For the historians of the University of Pittsburgh, Pitt football, and college football, Michelosen’s 1963 team was considered to be his best and one of the best of the 1960s although obviously forgotten due to their bowl snub and the somewhat muddled end to the 1963 college season due to the death of the President. Typical of many collegiate head coaches of his era, he was a demanding but fair man who had true concern for the well-being and future of the young men he was charged with mentoring. Mazurek, who became Michelosen’s son-in-law obviously knew him well and stated often that “He was a very upstanding type of guy. He was very dedicated to his players. He was just an all-around good guy who really appreciated the university. He was a Pitt guy through and through.” Despite the protests that the college game’s underside has not changed for the last one hundred years with players being paid under the table, not required to attend classes or enroll in “real classes,” and that the college ranks were always a minor league for prospective professional players, this was not the case generally and certainly not under the tutelage of John Michelosen. More than one player stated, “… few probably ever gave him credit for being a man who demanded excellence from his players in the classroom too.”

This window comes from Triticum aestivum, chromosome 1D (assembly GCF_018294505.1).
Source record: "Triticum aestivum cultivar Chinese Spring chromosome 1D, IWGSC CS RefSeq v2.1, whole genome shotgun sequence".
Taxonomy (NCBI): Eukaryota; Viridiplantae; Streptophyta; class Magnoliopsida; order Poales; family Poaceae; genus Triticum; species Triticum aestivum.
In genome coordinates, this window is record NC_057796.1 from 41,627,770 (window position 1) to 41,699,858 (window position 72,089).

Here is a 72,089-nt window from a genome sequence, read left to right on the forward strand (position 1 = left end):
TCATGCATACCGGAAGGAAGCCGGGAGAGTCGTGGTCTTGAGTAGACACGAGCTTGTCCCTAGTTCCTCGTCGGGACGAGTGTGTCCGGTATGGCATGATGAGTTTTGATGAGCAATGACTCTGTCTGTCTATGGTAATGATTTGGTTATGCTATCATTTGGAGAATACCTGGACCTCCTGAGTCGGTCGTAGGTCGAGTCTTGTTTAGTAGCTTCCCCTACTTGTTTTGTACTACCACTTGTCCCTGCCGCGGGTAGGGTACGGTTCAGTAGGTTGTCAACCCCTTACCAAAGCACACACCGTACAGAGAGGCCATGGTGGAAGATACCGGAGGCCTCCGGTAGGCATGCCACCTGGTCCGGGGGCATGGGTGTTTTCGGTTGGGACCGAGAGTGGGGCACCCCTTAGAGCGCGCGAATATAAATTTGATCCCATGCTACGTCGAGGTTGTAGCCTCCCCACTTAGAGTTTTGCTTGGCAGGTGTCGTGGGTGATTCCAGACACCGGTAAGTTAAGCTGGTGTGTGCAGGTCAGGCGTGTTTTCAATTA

Rugged fullback Rick Leeson was a Redskins draft choice but instead reflected the academic side of the Pitt Panthers and became a successful dentist